States Look Under Couch Cushions for Transportation Dollars

The thing that is striking about the transportation funding crisis is that for as bad as the situation seems at the surface, it is way, way worse upon closer scrutiny.

Desperate times call for desperate measures. And if you’re a state Department of Transportation dealing with shrinking gas tax revenues, rising maintenance needs, and some highway megaprojects you really, really want to get built, the times are pretty desperate indeed.

Two stories from yesterday’s news tell the tale. First, the Cuomo administration in New York was denied in its attempt to use a federal loan program intended to support clean water projects (?!) to partially finance the reconstruction and expansion of the Tappan Zee Bridge. Meanwhile, in Texas, a story in the Fort Worth Star-Telegram described a question on this fall’s ballot that would divert a share of the state’s oil and gas revenue to transportation – enabling  the state to continue to fund new road projects despite $23 billion (?!) in outstanding transportation debt.

Texas’ strategy has a ring of genius about it. While other states use oil and gas revenue to do things like endow permanent funds for their residents or purchase environmentally sensitive land for future generations, the Texas plan would use those funds to encourage more people to drive, thereby increasing demand for oil, thereby leading to more drilling and more oil and gas revenues for the state, which could then go toward building more roads. Everybody wins!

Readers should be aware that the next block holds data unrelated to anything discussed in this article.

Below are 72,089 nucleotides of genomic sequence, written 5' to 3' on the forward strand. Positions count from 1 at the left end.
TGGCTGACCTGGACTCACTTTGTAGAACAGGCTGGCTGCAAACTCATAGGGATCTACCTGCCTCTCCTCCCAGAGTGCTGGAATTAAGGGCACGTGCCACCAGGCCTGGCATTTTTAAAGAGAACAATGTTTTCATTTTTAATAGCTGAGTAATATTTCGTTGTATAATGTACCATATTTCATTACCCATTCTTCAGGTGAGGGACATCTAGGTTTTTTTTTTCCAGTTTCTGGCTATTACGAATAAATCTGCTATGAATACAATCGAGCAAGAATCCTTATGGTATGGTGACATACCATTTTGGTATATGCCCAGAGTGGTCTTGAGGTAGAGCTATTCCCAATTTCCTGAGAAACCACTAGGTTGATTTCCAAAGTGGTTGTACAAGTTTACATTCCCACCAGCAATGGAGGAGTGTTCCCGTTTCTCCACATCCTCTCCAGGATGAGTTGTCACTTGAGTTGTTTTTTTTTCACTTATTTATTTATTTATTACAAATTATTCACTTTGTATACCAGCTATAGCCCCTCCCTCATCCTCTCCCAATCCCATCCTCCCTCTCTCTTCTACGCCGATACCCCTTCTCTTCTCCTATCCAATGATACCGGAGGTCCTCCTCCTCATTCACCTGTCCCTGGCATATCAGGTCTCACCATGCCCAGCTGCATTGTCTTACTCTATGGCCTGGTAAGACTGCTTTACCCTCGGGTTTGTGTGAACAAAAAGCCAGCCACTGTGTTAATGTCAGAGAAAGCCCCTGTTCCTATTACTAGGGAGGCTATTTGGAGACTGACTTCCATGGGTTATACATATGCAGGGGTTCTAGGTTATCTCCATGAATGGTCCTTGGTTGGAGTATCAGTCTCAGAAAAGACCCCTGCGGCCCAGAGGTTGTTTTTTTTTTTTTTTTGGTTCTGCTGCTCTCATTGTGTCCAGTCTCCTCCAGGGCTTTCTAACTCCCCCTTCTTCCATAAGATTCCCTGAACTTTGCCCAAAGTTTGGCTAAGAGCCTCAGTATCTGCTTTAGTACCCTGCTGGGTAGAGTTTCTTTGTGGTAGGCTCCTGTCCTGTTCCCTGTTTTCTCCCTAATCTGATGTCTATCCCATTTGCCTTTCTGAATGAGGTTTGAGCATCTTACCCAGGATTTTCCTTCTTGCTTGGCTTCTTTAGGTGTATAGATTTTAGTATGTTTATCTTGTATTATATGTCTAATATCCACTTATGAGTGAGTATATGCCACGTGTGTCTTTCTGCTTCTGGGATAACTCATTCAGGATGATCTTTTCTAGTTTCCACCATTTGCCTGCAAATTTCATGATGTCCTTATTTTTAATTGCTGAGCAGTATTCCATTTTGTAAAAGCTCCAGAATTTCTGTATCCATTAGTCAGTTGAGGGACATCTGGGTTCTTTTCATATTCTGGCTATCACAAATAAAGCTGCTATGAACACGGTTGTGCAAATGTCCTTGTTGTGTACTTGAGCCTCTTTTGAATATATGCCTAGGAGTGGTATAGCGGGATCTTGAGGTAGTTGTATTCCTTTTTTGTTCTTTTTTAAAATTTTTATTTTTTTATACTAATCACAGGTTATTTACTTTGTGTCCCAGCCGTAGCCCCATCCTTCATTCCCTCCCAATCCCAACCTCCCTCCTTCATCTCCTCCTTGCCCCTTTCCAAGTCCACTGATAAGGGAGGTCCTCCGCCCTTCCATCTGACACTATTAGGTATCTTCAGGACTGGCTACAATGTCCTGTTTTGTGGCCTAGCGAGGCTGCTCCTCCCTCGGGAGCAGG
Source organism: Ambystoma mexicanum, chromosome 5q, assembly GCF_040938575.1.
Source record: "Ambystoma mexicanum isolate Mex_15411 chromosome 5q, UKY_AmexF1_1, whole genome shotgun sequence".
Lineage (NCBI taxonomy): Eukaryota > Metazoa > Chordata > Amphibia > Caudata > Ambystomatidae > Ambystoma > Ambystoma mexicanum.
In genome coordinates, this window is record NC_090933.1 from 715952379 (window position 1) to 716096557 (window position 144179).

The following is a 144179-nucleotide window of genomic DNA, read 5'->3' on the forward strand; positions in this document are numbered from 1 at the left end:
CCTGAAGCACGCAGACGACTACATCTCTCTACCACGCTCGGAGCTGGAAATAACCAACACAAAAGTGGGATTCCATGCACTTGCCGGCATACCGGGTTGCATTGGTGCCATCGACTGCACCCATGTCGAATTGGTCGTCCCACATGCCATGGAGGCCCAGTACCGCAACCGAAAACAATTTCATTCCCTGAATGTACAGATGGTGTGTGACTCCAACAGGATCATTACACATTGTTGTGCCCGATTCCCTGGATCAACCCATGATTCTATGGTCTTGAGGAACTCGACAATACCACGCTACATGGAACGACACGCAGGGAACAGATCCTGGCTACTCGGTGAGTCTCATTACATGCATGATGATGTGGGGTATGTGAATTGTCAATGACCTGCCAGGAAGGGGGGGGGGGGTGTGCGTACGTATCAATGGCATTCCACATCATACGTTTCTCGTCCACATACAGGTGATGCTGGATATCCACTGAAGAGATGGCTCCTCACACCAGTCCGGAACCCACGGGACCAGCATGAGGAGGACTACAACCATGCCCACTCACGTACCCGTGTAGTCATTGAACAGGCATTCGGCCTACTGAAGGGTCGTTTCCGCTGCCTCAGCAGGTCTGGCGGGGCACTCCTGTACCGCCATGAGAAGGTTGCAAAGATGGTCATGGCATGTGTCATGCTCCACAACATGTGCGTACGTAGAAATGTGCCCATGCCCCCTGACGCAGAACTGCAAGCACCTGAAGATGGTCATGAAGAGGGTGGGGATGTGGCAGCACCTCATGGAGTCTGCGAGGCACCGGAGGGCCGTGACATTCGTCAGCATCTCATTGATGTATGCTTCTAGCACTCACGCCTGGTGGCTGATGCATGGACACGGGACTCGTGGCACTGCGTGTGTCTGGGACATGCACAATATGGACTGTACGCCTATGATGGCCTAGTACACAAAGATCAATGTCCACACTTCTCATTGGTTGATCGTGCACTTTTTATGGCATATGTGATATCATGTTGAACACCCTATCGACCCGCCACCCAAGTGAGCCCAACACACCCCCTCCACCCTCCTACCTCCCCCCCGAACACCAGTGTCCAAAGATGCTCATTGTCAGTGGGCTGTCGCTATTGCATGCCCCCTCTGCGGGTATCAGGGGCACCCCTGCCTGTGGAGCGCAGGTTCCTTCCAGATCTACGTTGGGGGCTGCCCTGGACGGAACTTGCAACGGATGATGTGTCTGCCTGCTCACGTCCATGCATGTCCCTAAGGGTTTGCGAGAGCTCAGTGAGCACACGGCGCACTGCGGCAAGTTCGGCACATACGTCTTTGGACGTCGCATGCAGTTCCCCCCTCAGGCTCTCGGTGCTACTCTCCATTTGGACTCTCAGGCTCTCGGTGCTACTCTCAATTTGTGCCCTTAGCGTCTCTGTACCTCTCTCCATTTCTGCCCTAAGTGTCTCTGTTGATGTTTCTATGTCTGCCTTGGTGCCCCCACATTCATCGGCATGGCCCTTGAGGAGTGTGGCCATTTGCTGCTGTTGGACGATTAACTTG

The thing that is striking about the transportation funding crisis is that for as bad as the situation seems at the surface, it is way, way worse upon closer scrutiny. As the Sightline Institute’s Clark Willliams-Derry has noted previously with respect to Oregon, and as the Star-Telegram story implies, states are struggling just to meet the accumulated debt service payments from completed transportation projects, let alone find money for things like maintenance and new projects.

States have long raised money for transportation projects by bonding against anticipated gas tax revenue, meaning that, when revenue declines, the debt service on previous projects crowds out other spending. The effect is similar to a homeowner who loses a job or takes a pay cut at work – luxuries like going out for a restaurant meal are deferred in order to make sure there is enough money to make the mortgage payment.

Or they should be, anyway. But America’s transportation agencies are so used to having access to ample funding from gas taxes, and so programmed to see highway construction as the solution to every conceivable societal problem, that they are having a hard time differentiating “needs” from “wants.”

So, tomorrow, we at Frontier Group and our colleagues at U.S. PIRG Education Fund are going to help them. Our new report, Highway Boondoggles, will highlight 11 proposed highway projects around the country that are either unnecessary or of highly dubious value. Those projects, of course, are only the tip of the iceberg – there are many, many others that could be canceled tomorrow, or even just simply  put on hold for a while, with little to no cost to society.

For the past decade, states like Texas have invested tens of billions of dollars in highway expansion projects, even though the number of miles driven has remained stagnant. Perhaps it is time for us to take a step back and reevaluate our transportation investment priorities – giving greater emphasis to funding necessary repairs and investments in transit and other growing non-driving modes of transportation – before cracking open new cookie jars of revenue just to keep the highway building machine chugging along.  


Tony Dutzik

Associate Director and Senior Policy Analyst, Frontier Group

Tony Dutzik is associate director and senior policy analyst with Frontier Group. His research and ideas on climate, energy and transportation policy have helped shape public policy debates across the U.S., and have earned coverage in media outlets from the New York Times to National Public Radio. A former journalist, Tony lives and works in Boston.